David Letterman said he had handed over a "phoney" cheque for $2m
US chat show host David Letterman has confessed during a recording of his show he has had sexual relationships with female members of his staff.
"I have had sex with women who work for me on this show," he told an audience in New York, saying an attempt had been made to blackmail him over the affairs.
Letterman said "a guy" had threatened to expose the relationships unless a payment of $2m (£1.2m) was made.
CBS, which broadcasts Letterman's show, said an employee had been arrested.
It said the man, who has not been officially named, works on the true-crime show 48 Hours and had been suspended pending the results of the investigation.
The man was arrested on Thursday on charges of attempted grand larceny, CBS said.
Letterman, 62, married long-term girlfriend Regina Lasko in March. They have a six-year-old son.
"I have a little story I have to tell you," announced Letterman on Thursday, saying he was first approached by the alleged blackmailer three weeks ago.
He said he had got in his car early one morning to find a package with a letter containing proof of the "terrible things" he was said to have done.
The letter, he said, was from a man who threatened to write a book and screenplay about the veteran broadcaster unless he was given money.
On the advice of his attorney, Letterman said, he had contacted prosecutors at the Manhattan District Attorney's Office.
As part of the investigation, he continued, he had issued a "phoney" $2m cheque to the person allegedly attempting to extort him.
"This morning I did something I've never done in my life," said the broadcaster. "I had to go downtown and testify before a grand jury."
In his testimony he acknowledged he had conducted sexual relationships with members of his staff.
"I had to tell them all of the creepy things that I had done," he said.
He did not say when the relationships took place or how long they lasted.
"The creepy stuff was that I have had sex with women who work for me on this show."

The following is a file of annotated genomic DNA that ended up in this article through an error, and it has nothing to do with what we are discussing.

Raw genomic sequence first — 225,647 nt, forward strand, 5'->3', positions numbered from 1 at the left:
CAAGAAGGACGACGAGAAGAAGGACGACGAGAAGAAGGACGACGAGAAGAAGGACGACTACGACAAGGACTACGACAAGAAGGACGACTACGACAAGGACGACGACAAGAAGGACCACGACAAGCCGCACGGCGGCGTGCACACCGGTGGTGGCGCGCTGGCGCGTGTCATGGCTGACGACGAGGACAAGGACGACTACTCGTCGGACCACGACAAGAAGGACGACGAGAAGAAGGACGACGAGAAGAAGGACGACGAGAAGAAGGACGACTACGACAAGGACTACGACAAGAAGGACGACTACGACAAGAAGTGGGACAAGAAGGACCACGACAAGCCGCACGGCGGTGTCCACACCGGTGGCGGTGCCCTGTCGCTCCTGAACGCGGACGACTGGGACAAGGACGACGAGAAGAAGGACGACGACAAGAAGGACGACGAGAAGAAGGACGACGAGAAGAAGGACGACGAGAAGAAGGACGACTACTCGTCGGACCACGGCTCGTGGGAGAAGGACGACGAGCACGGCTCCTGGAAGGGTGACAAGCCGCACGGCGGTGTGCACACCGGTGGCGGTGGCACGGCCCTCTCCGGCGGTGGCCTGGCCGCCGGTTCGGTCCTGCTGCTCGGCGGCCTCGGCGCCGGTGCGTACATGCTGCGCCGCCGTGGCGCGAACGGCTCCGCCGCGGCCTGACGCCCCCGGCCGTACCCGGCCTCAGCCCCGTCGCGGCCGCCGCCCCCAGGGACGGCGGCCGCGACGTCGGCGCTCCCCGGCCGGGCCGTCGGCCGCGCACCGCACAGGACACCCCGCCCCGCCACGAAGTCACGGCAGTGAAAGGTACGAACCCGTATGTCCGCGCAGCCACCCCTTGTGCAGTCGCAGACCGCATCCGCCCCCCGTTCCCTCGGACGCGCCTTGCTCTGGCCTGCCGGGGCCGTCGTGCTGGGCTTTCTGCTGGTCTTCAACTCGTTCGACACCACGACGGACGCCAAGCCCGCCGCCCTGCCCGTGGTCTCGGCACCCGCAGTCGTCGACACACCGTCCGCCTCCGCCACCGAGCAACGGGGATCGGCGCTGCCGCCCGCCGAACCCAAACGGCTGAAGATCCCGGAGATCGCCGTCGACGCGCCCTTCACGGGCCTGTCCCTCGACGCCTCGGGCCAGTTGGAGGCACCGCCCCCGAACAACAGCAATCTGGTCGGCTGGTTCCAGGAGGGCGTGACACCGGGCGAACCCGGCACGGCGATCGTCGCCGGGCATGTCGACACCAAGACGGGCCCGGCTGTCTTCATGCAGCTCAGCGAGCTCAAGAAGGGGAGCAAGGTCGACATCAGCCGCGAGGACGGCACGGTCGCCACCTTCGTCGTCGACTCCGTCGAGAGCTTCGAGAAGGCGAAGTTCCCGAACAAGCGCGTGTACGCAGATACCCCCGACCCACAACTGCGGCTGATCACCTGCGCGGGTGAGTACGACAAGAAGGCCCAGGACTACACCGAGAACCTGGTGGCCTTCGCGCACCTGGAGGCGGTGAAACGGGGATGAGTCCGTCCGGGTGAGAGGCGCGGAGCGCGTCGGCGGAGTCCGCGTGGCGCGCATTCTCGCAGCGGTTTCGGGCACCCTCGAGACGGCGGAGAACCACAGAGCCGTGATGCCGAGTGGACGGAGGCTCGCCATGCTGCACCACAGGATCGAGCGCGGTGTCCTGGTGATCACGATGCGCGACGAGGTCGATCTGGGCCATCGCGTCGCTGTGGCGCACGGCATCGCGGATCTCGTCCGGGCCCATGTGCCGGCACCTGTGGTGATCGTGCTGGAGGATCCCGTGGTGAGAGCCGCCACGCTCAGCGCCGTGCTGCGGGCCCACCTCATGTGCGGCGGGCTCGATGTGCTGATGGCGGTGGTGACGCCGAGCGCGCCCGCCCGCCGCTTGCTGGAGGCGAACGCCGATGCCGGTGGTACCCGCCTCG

Letterman said it had been "a very bizarre experience" and that he did not "plan to say much more on this particular topic".
"I felt like I needed to protect these people," he said. "I need to protect my family. I need to protect myself [and] hope to protect my job."
David Letterman has presented The Late Show on CBS since 1993.
Prior to that he hosted a late-night talk show on rival network NBC.
After Letterman's comments, CBS said the presenter had addressed the issue during the show, and that it "believes his comments speak for themselves".
US MEDIA REACTION
While Letterman seems to be in no immediate risk of losing either his family or his job (ratings from last night's telecast will likely be stratospheric), his troubles may not be over. Having sex with people who were his employees or whom he managed could leave him, or CBS, open to a sexual-harassment lawsuit. It's certain the comedian has given the network's lawyers plenty of reasons to be up at night.
Time magazine's Belinda Luscombe
wonders what the wider fallout may be for Letterman.
What we don't know, of course, is whether Letterman simply had consensual relations with a fellow grownup at a time when both were free agents or whether other factors were at play, like age or job description. We may never know, and frankly, it would be none of our business except that sometimes this stuff slips out and, okay, we love it when that happens. In any case, Dave's performance last night ensured extortion will not be the main story here.
The New York Daily News's David Hinckley thinks
Letterman's sex life has become the chief focus of interest.
He's a famous, rich and, to some, charming man - the fact that he screwed staffers should raise serious ethical questions, like "Did he use his power and influence to take advantage of the women?" Even if he didn't do so intentionally, it's certainly possible that's the case and he's just as guilty as those he's lampooned. But perhaps we should give him some wiggle room here.
Gawker.com's Andrew Belonsky
wonders if the public will see Letterman as victim or hypocrite.
I don't know where to begin with David Letterman's bizarro, play-it-for-laughs on-air admission that he had sex with staff members. On the one hand, good for him for telling a fairly unvarnished account of being blackmailed by a Connecticut man for $2 million and admitting to the "creepy things," as Dave kept putting it, the blackmailer was threatening to take public. On the other hand: Couldn't somebody have gone out between the first and second act and said, "Ladies and gentlemen, Mr. Letterman is about to talk about something very difficult and though you might be tempted to laugh, please don't."
TV critic Aaron Barnhart, on his blog TVbarn.com,
finds Letterman's comic approach unnerving.